Army of the Potomac to this place (Burke's Station). Three times they were maneuvered to fight, but did not have opportunity. They were double-quicked for over a mile to get in at Sailor's Creek and were put in position as the last shots were firing.
For names of those killed and wounded and those recommended for promotion for special service, see subjoined reports.
I have the honor to be, very respectfully, your obedient servant,
THOMAS W. HYDE,
Colonel, Commanding Brigade.
Colonel CHARLES MUNDEE,
Numbers 130. Report of Captain Augustus Merrill, Company B, First Maine Veteran Infantry.
CAMP FIRST MAINE VETERAN VOLUNTEERS,
April 21, 1865.
SIR: I here present a statement of facts relating to the engagement near Petersburg, Va., on the 2nd instant.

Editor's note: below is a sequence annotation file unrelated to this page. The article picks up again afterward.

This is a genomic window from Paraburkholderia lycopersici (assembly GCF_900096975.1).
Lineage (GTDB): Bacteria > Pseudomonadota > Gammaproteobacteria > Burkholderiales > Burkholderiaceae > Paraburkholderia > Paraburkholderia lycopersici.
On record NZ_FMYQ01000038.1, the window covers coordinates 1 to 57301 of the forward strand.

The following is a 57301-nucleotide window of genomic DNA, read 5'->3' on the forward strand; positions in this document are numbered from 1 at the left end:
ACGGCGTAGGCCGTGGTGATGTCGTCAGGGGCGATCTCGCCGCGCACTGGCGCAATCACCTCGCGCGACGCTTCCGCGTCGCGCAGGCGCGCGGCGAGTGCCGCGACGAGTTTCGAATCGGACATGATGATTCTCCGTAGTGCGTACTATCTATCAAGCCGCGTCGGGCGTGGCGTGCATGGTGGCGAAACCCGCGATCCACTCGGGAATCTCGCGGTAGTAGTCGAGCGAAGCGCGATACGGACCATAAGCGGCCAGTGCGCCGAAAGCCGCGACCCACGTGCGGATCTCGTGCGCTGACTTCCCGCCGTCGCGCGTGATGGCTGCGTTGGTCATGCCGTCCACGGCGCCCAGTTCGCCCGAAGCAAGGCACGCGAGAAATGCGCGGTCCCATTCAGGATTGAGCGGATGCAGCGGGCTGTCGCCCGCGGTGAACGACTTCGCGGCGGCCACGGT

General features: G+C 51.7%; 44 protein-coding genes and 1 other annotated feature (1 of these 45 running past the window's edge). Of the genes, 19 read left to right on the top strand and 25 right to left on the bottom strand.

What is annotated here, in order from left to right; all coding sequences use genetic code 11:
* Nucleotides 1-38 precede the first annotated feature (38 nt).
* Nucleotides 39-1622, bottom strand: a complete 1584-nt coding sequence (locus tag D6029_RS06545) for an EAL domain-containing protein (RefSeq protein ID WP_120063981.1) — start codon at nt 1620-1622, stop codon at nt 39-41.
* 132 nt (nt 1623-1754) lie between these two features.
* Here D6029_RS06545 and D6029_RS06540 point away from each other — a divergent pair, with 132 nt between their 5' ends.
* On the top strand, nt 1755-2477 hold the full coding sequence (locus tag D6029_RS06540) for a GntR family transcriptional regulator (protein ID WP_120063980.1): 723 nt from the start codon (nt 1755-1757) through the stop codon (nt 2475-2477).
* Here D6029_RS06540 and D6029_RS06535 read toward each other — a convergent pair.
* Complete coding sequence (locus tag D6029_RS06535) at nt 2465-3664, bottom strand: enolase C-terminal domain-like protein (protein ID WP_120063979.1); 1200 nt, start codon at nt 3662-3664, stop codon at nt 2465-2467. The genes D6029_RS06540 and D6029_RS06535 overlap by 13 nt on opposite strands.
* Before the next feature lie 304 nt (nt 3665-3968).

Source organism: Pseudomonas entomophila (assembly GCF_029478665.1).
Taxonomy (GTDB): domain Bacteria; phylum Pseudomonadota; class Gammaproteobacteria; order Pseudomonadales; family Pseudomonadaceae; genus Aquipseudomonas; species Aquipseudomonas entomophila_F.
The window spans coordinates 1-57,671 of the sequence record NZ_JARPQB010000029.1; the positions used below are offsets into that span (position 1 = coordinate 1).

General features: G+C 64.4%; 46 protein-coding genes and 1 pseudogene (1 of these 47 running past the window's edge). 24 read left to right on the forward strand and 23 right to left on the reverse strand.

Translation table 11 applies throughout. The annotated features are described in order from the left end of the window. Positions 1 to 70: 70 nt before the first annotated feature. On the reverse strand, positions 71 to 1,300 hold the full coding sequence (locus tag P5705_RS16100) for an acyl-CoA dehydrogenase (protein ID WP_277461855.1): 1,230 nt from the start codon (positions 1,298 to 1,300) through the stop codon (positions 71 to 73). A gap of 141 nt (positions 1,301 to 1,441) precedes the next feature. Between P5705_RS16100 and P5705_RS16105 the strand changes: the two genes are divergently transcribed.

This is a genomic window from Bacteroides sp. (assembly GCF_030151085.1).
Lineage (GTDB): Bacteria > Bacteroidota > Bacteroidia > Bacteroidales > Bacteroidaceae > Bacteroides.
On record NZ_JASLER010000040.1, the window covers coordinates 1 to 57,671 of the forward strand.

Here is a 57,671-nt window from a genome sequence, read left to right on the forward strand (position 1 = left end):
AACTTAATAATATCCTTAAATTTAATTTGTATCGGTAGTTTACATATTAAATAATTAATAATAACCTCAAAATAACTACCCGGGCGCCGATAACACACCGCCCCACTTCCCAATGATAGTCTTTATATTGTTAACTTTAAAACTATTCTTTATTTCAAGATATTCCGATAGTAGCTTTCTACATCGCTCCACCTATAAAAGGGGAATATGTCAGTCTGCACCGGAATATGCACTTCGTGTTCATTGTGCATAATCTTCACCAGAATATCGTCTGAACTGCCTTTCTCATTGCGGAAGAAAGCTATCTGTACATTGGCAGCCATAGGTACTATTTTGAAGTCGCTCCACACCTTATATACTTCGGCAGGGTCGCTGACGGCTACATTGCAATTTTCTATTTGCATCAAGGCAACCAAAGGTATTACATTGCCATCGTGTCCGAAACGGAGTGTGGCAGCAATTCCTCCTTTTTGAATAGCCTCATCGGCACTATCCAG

After entering the enemy's works on the morning of April 2, Lieutenant-Colonel Fletcher, commanding First Maine Veteran Volunteers, ordered me to advance with a few skirmishers to ascertain the enemy's position and strength in our front. I took twenty men, deployed them as skirmishers, and advanced through the woods; came upon an old camp. Here I captured a lieutenant and three men belonging to Hill's corps: learned from them that they would make but slight resistance "this side of Hatcher's Run." When our line advanced I pressed on, meeting no opposition, picking up their stragglers and sending them to the rear, until I reached Hatcher's Run and found that they were across and in position on the opposite side. Supposing that the corps was following on in that direction, and not having very definite instructions, I determined to dislodge them if possible from their position. To my left was the bridge over which the telegraph road runs. This was defended by strong works on the other side. Near the bridge was an old wooden mill; so taking a small party of men who volunteered for the occasion, and who belonged to five or six different regiments of this corps, I moved along the run to the right thought he woods, my left flank on the run. The eagerness of the men induced me to keep on some distance, when we came to an old dam, which showed signs of a crossing having been made there that morning. We immediately moved across by the left flank, the enemy firing a few shots as we crossed. It being a precarious place one man fell into the run, and came near being drowned. He came out safe, however, minus his musket. This left me fifteen armed men. With these I advanced and captured their skirmish line, firing but a few shots. Guarding these closely I moved on and soon came upon a guard carrying Captain John Tifft, Ninth New York Heavy Artillery, to the rear, whom they had captured. We captured the guard and released the captain. We then had sixty-four prisoners, mostly Virginia sharpshooters, who told of various raids made by them on our picket-line during the winter, and acted as though they would like to overpower our small squad and make us go with them. I told them it was no use to resist, as we had a large force
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